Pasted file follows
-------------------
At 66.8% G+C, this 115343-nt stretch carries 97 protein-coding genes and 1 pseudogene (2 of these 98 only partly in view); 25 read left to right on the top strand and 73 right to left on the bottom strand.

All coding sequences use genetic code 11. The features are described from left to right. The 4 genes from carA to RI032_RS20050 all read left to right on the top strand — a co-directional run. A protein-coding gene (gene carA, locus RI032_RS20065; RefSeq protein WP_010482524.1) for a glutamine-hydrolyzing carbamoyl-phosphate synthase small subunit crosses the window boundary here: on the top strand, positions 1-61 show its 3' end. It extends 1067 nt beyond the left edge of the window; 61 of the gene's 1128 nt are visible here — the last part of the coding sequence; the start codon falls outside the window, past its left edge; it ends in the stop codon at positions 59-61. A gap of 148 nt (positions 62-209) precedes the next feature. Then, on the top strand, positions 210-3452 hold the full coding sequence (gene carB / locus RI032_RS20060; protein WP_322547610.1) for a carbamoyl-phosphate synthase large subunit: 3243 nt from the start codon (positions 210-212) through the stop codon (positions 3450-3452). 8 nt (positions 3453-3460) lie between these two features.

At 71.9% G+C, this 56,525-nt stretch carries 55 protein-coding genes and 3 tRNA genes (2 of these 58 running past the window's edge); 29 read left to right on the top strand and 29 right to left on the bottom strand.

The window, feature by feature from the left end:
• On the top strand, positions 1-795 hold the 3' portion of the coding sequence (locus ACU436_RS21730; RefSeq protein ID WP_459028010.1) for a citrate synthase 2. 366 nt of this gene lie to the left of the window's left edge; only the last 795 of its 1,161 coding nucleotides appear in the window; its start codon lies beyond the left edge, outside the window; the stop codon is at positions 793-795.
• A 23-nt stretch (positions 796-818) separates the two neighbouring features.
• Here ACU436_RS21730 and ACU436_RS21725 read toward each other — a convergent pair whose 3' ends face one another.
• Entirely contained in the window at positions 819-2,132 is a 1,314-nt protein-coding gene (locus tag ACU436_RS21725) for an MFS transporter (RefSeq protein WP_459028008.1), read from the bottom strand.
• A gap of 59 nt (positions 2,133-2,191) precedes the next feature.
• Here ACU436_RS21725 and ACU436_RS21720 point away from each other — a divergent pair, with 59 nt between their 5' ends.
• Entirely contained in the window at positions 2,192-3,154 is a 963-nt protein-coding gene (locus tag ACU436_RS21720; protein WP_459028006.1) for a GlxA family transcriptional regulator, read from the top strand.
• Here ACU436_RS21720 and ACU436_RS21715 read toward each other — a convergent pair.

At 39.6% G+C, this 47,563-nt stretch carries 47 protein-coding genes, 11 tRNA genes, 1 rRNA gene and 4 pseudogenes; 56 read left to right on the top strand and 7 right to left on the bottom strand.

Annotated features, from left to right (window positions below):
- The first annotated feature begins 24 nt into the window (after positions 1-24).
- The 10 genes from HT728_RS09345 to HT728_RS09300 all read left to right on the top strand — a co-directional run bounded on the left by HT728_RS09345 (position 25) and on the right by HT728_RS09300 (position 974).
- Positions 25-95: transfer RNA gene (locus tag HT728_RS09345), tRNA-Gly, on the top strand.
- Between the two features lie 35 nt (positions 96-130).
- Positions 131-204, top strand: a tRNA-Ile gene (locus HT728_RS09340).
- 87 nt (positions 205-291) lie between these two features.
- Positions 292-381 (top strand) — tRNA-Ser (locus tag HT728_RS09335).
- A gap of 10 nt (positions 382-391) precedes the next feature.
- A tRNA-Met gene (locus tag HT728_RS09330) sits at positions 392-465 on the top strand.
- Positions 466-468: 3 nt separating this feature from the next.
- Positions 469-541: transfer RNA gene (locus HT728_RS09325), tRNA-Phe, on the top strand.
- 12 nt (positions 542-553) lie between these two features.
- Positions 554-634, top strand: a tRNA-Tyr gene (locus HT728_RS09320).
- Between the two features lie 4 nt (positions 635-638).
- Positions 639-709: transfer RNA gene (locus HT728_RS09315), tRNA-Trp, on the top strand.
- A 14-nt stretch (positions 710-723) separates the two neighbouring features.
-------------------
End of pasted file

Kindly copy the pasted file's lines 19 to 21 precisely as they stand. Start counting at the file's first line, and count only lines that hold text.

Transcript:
- Positions 131-204, top strand: a tRNA-Ile gene (locus HT728_RS09340).
- 87 nt (positions 205-291) lie between these two features.
- Positions 292-381 (top strand) — tRNA-Ser (locus tag HT728_RS09335).